Reported gum disease as a cardiovascular risk factor in adults with intellectual disabilities

Hsieh, K., Murthy, S., Heller, T., Rimmer, J., Yen, G. (2017). Reported gum disease as a cardiovascular risk factor in adults with intellectual disabilities. Journal of Intellectual Disability Research, DOI: 10.1111/jir.12438

http://onlinelibrary.wiley.com/doi/10.1111/jir.12438/abstract

ABSTRACT

Background

Several risk factors for cardiovascular disease (CVD) have been identified among adults with intellectual disabilities (ID). Periodontitis has been reported to increase the risk of developing a CVD in the general population. Given that individuals with ID have been reported to have a higher prevalence of poor oral health than the general population, the purpose of this study was to determine whether adults with ID with informant reported gum disease present greater reported CVD than those who do not have reported gum disease and whether gum disease can be considered a risk factor for CVD.

Methods

Using baseline data from the Longitudinal Health and Intellectual Disability Study from which informant survey data were collected, 128 participants with reported gum disease and 1252 subjects without reported gum disease were identified. A series of univariate logistic regressions was conducted to identify potential confounding factors for a multiple logistic regression.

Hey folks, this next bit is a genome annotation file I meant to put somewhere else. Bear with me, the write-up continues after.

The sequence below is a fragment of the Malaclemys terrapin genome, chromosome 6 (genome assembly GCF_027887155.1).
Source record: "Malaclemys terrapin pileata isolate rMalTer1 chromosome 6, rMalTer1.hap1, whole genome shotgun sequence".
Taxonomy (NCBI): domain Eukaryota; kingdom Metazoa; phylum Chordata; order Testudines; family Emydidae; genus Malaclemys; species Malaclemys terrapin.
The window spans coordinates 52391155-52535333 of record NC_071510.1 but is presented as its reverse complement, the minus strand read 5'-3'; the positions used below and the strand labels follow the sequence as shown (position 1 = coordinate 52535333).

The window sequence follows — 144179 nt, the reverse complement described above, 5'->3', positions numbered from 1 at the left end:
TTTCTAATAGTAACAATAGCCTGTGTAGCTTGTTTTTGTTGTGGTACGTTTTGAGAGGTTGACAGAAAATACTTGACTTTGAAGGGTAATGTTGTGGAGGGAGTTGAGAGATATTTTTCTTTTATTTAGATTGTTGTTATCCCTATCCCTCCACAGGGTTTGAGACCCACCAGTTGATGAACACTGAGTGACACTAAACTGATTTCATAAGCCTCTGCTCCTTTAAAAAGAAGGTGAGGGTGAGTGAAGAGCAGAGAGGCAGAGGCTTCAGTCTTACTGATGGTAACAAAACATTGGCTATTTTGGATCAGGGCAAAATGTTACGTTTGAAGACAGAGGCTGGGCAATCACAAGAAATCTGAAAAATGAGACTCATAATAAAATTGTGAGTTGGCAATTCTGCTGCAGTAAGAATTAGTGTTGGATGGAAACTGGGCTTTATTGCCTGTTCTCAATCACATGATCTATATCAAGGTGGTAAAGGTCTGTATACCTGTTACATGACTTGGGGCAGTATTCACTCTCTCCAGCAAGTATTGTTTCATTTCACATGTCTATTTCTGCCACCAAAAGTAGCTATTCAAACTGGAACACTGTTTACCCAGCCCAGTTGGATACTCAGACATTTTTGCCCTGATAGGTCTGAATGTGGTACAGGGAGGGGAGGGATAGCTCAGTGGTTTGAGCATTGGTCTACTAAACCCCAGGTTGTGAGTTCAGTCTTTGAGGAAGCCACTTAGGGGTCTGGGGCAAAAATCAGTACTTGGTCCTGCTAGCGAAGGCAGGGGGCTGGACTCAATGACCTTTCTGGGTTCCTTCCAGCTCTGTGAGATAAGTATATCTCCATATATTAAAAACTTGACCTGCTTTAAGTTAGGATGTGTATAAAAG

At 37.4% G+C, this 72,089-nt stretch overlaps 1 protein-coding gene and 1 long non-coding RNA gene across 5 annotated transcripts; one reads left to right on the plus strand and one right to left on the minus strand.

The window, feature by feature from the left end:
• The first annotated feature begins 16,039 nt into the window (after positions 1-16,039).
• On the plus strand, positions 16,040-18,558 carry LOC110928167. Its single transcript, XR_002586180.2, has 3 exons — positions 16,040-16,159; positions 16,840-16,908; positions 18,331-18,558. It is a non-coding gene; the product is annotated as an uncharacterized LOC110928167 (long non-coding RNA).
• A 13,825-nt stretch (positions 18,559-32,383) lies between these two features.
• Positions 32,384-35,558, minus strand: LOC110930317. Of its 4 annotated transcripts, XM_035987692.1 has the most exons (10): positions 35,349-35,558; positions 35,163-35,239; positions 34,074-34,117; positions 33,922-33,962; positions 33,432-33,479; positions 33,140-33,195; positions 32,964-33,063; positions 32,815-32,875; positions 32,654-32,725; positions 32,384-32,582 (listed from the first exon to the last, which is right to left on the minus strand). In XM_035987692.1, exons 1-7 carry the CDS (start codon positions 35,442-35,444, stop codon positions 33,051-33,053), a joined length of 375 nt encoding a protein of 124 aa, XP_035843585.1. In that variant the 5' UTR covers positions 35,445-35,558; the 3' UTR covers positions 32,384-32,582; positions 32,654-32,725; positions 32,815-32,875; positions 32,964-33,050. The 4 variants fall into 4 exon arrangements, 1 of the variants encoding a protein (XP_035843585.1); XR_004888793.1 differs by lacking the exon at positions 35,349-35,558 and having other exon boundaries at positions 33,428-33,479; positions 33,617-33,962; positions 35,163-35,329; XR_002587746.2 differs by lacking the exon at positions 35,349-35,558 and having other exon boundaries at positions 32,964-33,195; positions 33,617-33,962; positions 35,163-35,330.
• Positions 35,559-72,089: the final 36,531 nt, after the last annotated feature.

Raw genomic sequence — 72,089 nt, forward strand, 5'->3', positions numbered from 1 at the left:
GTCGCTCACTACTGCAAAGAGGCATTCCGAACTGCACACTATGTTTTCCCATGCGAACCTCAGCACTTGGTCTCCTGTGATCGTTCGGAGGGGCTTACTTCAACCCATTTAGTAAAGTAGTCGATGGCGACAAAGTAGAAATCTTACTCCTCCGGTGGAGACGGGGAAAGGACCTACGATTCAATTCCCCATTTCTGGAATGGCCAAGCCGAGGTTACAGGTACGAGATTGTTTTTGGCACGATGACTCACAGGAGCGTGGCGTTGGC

Results

The series of univariate logistic regressions identified age, Down syndrome, hypercholesterolemia, hypertension, reported gum disease, daily consumption of fruits and vegetables and the addition of table salt as significant risk factors for reported CVD. When the significant factors from the univariate logistic regression were included in the multiple logistic analysis, reported gum disease remained as an independent risk factor for reported CVD after adjusting for the remaining risk factors. Compared with the adults with ID without reported gum disease, adults in the gum disease group demonstrated a significantly higher prevalence of reported CVD (19.5% vs. 9.7%; P = .001).

Conclusion

After controlling for other risk factors, reported gum disease among adults with ID may be associated with a higher risk of CVD. However, further research that also includes clinical indices of periodontal disease and CVD for this population is needed to determine if there is a causal relationship between gum disease and CVD.

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